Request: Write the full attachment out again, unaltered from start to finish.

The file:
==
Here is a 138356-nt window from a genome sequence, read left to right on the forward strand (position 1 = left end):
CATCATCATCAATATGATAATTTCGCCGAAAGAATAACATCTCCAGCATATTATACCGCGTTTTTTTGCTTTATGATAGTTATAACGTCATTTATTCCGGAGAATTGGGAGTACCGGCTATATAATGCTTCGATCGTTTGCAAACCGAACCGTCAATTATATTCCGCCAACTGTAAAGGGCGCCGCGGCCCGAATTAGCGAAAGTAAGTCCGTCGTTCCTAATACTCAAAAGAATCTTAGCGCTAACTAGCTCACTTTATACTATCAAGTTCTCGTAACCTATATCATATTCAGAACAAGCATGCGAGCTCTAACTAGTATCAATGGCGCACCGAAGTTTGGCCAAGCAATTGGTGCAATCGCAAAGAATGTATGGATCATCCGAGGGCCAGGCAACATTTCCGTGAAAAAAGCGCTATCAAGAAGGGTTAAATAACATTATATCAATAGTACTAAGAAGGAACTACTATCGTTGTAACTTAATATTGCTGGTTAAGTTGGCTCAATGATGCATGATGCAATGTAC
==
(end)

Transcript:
Here is a 138356-nt window from a genome sequence, read left to right on the forward strand (position 1 = left end):
CATCATCATCAATATGATAATTTCGCCGAAAGAATAACATCTCCAGCATATTATACCGCGTTTTTTTGCTTTATGATAGTTATAACGTCATTTATTCCGGAGAATTGGGAGTACCGGCTATATAATGCTTCGATCGTTTGCAAACCGAACCGTCAATTATATTCCGCCAACTGTAAAGGGCGCCGCGGCCCGAATTAGCGAAAGTAAGTCCGTCGTTCCTAATACTCAAAAGAATCTTAGCGCTAACTAGCTCACTTTATACTATCAAGTTCTCGTAACCTATATCATATTCAGAACAAGCATGCGAGCTCTAACTAGTATCAATGGCGCACCGAAGTTTGGCCAAGCAATTGGTGCAATCGCAAAGAATGTATGGATCATCCGAGGGCCAGGCAACATTTCCGTGAAAAAAGCGCTATCAAGAAGGGTTAAATAACATTATATCAATAGTACTAAGAAGGAACTACTATCGTTGTAACTTAATATTGCTGGTTAAGTTGGCTCAATGATGCATGATGCAATGTAC